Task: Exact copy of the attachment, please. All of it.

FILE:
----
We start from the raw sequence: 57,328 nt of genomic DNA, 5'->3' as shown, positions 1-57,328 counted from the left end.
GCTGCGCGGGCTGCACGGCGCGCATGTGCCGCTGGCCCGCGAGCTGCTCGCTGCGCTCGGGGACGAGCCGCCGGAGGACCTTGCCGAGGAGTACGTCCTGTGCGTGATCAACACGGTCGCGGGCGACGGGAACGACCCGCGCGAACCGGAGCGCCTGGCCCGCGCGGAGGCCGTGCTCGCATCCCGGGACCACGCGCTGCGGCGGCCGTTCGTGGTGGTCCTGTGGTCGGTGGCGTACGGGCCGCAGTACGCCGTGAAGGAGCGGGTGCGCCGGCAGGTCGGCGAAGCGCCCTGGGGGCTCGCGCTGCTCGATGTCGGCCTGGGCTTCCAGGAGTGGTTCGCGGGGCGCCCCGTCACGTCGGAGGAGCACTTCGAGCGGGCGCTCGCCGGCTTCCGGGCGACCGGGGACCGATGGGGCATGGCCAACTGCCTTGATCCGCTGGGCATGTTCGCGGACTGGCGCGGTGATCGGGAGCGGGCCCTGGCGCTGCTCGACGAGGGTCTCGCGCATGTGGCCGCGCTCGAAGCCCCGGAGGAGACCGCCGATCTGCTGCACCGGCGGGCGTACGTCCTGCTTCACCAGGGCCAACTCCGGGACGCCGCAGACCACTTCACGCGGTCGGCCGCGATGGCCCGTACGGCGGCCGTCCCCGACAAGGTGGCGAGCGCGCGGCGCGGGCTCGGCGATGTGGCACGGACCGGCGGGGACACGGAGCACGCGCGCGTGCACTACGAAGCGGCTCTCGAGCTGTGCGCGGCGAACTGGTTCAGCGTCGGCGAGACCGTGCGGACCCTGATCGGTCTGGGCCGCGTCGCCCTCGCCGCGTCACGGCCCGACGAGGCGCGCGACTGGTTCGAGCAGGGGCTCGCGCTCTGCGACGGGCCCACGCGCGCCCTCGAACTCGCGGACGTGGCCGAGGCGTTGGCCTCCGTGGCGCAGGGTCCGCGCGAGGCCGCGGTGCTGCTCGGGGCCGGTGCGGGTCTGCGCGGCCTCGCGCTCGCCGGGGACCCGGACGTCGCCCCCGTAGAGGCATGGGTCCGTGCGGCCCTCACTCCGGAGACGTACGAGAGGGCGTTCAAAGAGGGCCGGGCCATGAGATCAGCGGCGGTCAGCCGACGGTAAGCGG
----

We start from the raw sequence: 57,328 nt of genomic DNA, 5'->3' as shown, positions 1-57,328 counted from the left end.
GCTGCGCGGGCTGCACGGCGCGCATGTGCCGCTGGCCCGCGAGCTGCTCGCTGCGCTCGGGGACGAGCCGCCGGAGGACCTTGCCGAGGAGTACGTCCTGTGCGTGATCAACACGGTCGCGGGCGACGGGAACGACCCGCGCGAACCGGAGCGCCTGGCCCGCGCGGAGGCCGTGCTCGCATCCCGGGACCACGCGCTGCGGCGGCCGTTCGTGGTGGTCCTGTGGTCGGTGGCGTACGGGCCGCAGTACGCCGTGAAGGAGCGGGTGCGCCGGCAGGTCGGCGAAGCGCCCTGGGGGCTCGCGCTGCTCGATGTCGGCCTGGGCTTCCAGGAGTGGTTCGCGGGGCGCCCCGTCACGTCGGAGGAGCACTTCGAGCGGGCGCTCGCCGGCTTCCGGGCGACCGGGGACCGATGGGGCATGGCCAACTGCCTTGATCCGCTGGGCATGTTCGCGGACTGGCGCGGTGATCGGGAGCGGGCCCTGGCGCTGCTCGACGAGGGTCTCGCGCATGTGGCCGCGCTCGAAGCCCCGGAGGAGACCGCCGATCTGCTGCACCGGCGGGCGTACGTCCTGCTTCACCAGGGCCAACTCCGGGACGCCGCAGACCACTTCACGCGGTCGGCCGCGATGGCCCGTACGGCGGCCGTCCCCGACAAGGTGGCGAGCGCGCGGCGCGGGCTCGGCGATGTGGCACGGACCGGCGGGGACACGGAGCACGCGCGCGTGCACTACGAAGCGGCTCTCGAGCTGTGCGCGGCGAACTGGTTCAGCGTCGGCGAGACCGTGCGGACCCTGATCGGTCTGGGCCGCGTCGCCCTCGCCGCGTCACGGCCCGACGAGGCGCGCGACTGGTTCGAGCAGGGGCTCGCGCTCTGCGACGGGCCCACGCGCGCCCTCGAACTCGCGGACGTGGCCGAGGCGTTGGCCTCCGTGGCGCAGGGTCCGCGCGAGGCCGCGGTGCTGCTCGGGGCCGGTGCGGGTCTGCGCGGCCTCGCGCTCGCCGGGGACCCGGACGTCGCCCCCGTAGAGGCATGGGTCCGTGCGGCCCTCACTCCGGAGACGTACGAGAGGGCGTTCAAAGAGGGCCGGGCCATGAGATCAGCGGCGGTCAGCCGACGGTAAGCGG